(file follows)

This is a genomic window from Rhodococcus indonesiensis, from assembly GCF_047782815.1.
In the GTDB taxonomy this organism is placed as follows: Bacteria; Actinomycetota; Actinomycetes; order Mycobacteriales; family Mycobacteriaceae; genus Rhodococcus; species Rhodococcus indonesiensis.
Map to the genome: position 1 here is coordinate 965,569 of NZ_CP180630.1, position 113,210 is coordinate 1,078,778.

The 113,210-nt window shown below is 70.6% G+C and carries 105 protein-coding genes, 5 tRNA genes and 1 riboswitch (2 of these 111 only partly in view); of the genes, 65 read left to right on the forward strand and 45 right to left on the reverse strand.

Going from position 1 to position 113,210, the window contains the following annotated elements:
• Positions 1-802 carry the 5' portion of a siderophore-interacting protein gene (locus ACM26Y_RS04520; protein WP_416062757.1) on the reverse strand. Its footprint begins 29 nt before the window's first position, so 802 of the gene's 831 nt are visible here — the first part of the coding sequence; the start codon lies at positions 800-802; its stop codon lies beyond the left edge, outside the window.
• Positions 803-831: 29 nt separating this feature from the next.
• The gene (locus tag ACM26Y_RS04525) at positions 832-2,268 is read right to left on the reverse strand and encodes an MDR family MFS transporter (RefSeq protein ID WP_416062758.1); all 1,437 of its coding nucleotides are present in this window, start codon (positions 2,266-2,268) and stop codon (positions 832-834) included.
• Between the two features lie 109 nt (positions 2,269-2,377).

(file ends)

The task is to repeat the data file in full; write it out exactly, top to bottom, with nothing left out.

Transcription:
This is a genomic window from Rhodococcus indonesiensis, from assembly GCF_047782815.1.
In the GTDB taxonomy this organism is placed as follows: Bacteria; Actinomycetota; Actinomycetes; order Mycobacteriales; family Mycobacteriaceae; genus Rhodococcus; species Rhodococcus indonesiensis.
Map to the genome: position 1 here is coordinate 965,569 of NZ_CP180630.1, position 113,210 is coordinate 1,078,778.

The 113,210-nt window shown below is 70.6% G+C and carries 105 protein-coding genes, 5 tRNA genes and 1 riboswitch (2 of these 111 only partly in view); of the genes, 65 read left to right on the forward strand and 45 right to left on the reverse strand.

Going from position 1 to position 113,210, the window contains the following annotated elements:
• Positions 1-802 carry the 5' portion of a siderophore-interacting protein gene (locus ACM26Y_RS04520; protein WP_416062757.1) on the reverse strand. Its footprint begins 29 nt before the window's first position, so 802 of the gene's 831 nt are visible here — the first part of the coding sequence; the start codon lies at positions 800-802; its stop codon lies beyond the left edge, outside the window.
• Positions 803-831: 29 nt separating this feature from the next.
• The gene (locus tag ACM26Y_RS04525) at positions 832-2,268 is read right to left on the reverse strand and encodes an MDR family MFS transporter (RefSeq protein ID WP_416062758.1); all 1,437 of its coding nucleotides are present in this window, start codon (positions 2,266-2,268) and stop codon (positions 832-834) included.
• Between the two features lie 109 nt (positions 2,269-2,377).